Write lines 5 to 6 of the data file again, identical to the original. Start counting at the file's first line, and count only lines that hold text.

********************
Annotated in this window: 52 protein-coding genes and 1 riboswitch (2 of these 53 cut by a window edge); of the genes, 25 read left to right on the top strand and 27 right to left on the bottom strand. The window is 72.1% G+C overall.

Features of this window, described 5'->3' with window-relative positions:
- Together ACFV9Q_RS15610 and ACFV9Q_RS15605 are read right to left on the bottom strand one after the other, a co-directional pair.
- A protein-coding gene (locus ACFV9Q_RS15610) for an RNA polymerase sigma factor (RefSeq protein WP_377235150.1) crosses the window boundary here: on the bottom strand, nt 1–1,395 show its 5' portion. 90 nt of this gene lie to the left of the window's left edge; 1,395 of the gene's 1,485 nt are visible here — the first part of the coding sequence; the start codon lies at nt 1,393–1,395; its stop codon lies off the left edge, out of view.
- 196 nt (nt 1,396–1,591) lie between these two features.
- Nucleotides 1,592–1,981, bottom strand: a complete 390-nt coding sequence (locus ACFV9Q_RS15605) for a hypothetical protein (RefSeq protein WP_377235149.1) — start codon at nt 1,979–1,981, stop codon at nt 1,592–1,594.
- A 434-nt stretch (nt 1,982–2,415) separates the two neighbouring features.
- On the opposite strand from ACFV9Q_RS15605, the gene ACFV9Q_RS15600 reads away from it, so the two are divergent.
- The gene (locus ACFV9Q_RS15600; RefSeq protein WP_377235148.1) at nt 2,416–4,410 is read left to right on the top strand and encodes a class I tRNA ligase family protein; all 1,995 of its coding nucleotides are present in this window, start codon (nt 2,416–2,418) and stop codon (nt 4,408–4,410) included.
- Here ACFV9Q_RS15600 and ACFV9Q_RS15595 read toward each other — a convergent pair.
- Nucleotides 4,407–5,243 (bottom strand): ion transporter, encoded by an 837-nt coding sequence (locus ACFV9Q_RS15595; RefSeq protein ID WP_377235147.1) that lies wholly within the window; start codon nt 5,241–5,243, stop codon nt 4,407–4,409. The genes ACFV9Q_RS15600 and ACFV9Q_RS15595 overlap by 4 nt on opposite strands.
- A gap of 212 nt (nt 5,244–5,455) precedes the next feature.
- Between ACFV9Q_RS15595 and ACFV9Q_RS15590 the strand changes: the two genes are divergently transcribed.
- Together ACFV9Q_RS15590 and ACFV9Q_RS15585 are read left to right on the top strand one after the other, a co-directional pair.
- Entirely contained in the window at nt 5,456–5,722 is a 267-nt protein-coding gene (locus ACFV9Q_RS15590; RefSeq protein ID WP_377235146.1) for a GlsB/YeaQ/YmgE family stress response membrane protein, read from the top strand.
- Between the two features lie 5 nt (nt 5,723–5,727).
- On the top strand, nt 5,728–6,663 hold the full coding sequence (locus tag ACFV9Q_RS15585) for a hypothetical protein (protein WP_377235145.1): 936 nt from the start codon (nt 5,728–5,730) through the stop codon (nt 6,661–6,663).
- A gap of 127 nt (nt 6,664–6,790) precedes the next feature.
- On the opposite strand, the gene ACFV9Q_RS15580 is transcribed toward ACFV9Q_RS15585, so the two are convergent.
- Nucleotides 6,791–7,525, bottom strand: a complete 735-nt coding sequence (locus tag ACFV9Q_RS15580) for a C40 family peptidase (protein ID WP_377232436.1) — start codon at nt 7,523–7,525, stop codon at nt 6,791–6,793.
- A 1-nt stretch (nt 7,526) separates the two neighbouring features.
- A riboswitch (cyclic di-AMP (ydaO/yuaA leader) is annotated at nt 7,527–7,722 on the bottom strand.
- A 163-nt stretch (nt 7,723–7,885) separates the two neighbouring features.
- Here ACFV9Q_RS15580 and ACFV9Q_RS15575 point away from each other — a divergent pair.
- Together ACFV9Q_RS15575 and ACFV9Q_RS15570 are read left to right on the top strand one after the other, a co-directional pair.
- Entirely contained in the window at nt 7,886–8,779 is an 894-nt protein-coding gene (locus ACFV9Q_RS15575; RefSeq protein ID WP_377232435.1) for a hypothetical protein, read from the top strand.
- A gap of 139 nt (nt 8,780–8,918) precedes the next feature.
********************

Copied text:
- 196 nt (nt 1,396–1,591) lie between these two features.
- Nucleotides 1,592–1,981, bottom strand: a complete 390-nt coding sequence (locus ACFV9Q_RS15605) for a hypothetical protein (RefSeq protein WP_377235149.1) — start codon at nt 1,979–1,981, stop codon at nt 1,592–1,594.